In ancient Rome, women could not drink wine, what was due to the paternalistic Roman society. Men’s domination caused that women were perceived as weak individuals who are susceptible to any negative factors. It was thought that wine could only expose women to dangers or encourage inappropriate behavior. The substitute for the wine was grape juice.
According to the messages in the times of Romulus, the Roman girl who stole the keys to the wine cellar and got drunk was then starved to death. Another in turn was killed by a stick by her husband. Officially, by Roman law, drinking wine by a woman was a crime and even the death penalty was sentenced. In addition, at Roman “parties”, the closest ones could kiss the girl on the lips to see if she had not been drinking before.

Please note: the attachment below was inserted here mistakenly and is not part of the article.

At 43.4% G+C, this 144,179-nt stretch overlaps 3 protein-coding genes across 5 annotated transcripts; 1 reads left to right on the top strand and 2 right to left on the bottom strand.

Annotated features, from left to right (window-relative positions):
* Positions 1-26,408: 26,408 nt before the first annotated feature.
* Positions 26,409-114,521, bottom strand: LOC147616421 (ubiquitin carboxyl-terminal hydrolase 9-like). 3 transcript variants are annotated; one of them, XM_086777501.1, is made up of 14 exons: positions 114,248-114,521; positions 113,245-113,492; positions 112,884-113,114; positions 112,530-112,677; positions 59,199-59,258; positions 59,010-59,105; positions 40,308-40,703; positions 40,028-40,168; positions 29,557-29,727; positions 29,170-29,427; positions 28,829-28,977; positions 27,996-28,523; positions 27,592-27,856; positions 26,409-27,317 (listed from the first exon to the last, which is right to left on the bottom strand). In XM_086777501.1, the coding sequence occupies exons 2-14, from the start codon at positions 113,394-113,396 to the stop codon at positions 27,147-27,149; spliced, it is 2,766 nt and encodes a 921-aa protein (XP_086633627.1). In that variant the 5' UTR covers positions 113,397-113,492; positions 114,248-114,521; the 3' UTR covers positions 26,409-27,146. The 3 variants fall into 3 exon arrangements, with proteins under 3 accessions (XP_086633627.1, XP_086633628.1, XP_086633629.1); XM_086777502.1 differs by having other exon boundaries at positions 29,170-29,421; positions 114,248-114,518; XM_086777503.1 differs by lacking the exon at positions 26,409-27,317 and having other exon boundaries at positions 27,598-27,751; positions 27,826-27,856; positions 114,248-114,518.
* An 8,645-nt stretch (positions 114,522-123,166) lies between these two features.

Such messages, however, concerned mainly archaic times and the period of the early Republic. Along with the departure from the paternalistic society and the transformation into the Empire, the approach to the issue of drinking alcohol by women was liberalized. The restrictions were rather official, and in practice, wealthy matrons certainly allowed themselves to consume wine on Roman feasts.
Koper Sławomir, Miłość i polityka. Kobiety świata antycznego, Warszawa 1997
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